Port Madison Indian Reservation

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Coordinates: 47°43′57″N 122°33′18″W / 47.732396°N 122.554893°W / 47.732396; -122.554893

Chief Seattle's final resting place on the Port Madison Reservation in Suquamish, Washington in 2008

The Port Madison Native Reservation is an Indian reservation in the U.S. state of Washington belonging to the Suquamish Tribe, a federally recognized indigenous nation and signatory to the Treaty of Point Elliott of 1855.


The reservation is located in northern Kitsap County, Washington and consists of 7,657 acres, of which 1,475 acres are owned by the Suquamish Tribe, 2,601 acres are owned by individual citizens of the Suquamish Tribe, and 3,581 acres are owned by non-Indians.[1]

The reservation is divided into two separate parcels by Miller Bay. The towns of Suquamish and Indianola both lie within the bounds of the reservation. A resident population of 6,536 persons was counted in the 2000 census.


The reservation was authorized by the Point Elliott Treaty of January 22, 1855, for the Suquamish people, and was established by an executive order issued October 21, 1864.[2] Other Coast Salish peoples, including the Duwamish and Sammamish, also moved to the reservation. When the land was reserved by the Point Elliott Treaty, all land was held by Tribal members and designated for their sole use. However, a series of procedures designed to accommodate non-Indian land acquisition created a situation where the reservation is widely interspersed with non-Tribal ownership.

Successful economic development since the early 1990s has given the Suquamish Tribe government the ability to reacquire land lost during the allotment era, and "the Tribe and Tribal members now own more than half of the land on the reservation for the first time in recent history," Suquamish Tribe communications director April Leigh said in a story in the North Kitsap Herald.[3] Recent major acquisitions include White Horse Golf Club in 2010, placed into trust in March 2014; and 200 acres known as the Place of the Bear, in the Cowling Creek watershed, in November 2014.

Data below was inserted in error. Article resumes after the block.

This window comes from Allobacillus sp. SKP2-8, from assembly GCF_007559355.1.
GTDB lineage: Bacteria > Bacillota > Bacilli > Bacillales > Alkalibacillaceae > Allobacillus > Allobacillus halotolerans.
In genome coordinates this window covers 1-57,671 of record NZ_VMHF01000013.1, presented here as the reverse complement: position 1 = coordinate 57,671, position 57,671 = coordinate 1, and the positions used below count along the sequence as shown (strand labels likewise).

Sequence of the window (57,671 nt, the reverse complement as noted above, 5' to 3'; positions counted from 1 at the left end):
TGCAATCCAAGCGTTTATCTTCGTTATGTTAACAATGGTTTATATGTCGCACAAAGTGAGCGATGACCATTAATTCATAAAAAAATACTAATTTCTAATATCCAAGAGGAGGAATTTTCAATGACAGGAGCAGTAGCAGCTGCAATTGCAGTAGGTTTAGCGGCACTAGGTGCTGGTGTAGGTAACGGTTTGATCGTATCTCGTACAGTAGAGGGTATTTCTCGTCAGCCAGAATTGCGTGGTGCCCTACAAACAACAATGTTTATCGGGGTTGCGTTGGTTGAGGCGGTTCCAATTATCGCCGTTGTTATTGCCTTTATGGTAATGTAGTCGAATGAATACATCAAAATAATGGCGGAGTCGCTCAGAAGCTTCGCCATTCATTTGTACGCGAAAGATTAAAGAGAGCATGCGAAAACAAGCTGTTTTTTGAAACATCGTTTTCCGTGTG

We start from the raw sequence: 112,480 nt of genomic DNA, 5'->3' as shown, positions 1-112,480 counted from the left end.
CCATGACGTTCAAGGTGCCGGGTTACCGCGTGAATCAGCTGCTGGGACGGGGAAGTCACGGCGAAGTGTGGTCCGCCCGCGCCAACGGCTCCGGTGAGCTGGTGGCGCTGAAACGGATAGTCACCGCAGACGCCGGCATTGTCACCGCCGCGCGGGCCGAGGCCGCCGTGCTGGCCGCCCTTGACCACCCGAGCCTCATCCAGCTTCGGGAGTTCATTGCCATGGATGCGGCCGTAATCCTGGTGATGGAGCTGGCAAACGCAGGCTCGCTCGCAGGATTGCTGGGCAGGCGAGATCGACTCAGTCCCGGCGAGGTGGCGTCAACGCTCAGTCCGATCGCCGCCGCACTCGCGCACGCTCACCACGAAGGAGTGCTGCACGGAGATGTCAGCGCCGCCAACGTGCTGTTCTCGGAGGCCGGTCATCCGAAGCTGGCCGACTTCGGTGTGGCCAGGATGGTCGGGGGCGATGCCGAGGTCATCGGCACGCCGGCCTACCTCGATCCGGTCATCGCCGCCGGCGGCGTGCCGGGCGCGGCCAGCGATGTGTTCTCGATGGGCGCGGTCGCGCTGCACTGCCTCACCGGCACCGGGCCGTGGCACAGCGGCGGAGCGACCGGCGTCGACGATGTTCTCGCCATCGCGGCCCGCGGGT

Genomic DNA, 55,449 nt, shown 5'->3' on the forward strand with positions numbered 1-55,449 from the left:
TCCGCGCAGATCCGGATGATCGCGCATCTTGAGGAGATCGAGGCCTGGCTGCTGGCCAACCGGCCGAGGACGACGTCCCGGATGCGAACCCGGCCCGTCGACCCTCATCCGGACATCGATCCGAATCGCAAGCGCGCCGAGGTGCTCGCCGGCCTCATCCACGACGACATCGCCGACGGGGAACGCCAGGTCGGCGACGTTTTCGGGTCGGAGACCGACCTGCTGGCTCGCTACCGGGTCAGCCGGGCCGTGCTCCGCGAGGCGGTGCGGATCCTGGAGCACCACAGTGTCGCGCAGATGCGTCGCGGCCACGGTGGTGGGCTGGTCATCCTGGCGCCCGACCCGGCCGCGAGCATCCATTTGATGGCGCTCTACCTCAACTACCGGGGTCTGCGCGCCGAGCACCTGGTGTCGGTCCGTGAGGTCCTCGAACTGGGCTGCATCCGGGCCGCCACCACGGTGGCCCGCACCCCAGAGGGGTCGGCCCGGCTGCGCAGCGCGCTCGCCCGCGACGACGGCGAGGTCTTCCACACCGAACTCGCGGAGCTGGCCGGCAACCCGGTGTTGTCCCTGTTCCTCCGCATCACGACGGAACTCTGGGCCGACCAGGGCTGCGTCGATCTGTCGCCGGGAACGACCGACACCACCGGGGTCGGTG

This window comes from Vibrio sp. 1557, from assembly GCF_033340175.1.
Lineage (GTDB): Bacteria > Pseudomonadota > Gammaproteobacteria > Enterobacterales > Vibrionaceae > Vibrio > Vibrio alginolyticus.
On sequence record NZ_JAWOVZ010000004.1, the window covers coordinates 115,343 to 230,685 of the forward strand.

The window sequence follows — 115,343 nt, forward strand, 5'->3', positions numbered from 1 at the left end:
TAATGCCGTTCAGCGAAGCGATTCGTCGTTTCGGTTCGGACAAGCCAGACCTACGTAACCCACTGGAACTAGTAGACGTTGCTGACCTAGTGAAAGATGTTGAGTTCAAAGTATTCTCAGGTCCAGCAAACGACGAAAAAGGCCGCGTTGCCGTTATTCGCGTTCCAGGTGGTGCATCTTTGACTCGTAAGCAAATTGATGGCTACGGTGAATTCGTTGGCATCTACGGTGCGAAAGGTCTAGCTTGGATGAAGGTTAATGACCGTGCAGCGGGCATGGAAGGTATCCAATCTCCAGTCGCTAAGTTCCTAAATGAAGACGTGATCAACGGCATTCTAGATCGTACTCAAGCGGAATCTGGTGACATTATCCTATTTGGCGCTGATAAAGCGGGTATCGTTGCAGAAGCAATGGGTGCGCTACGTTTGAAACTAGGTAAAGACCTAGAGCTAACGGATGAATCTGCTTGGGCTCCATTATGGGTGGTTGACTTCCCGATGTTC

Important sites[edit]

Completion of the Suquamish Museum in 2012 helped solidify Suquamish Village as a walkable cultural district which includes the grave of Chief Si'ahl, or Seattle, at the Suquamish Cemetery; Old Man House Park, the former site of Old Man House, the largest winter longhouse in the Salish Sea; the Suquamish Veterans Memorial, with honor poles depicting Chief Kitsap and Chief Seattle; and the House of Awakened Culture, overlooking Port Madison.

On Suquamish Way and Highway 305, near the Agate Pass Bridge, is the Suquamish Clearwater Casino Resort, an events and entertainment destination, with 15,000 square feet of meeting space, a hotel with 183 rooms overlooking Agate Pass, and a showcase of Coast Salish art.


  1. ^ "Suquamish Tribe's economic boom 'breathtaking'". North Kitsap Herald. 30 January 2015.
  2. ^ Majors, Harry M. (1975). Exploring Washington. Van Winkle Publishing Co. p. 82. ISBN 978-0-918664-00-6.
  3. ^ "Suquamish Tribe's economic boom 'breathtaking'". North Kitsap Herald. 30 January 2015.


External links[edit]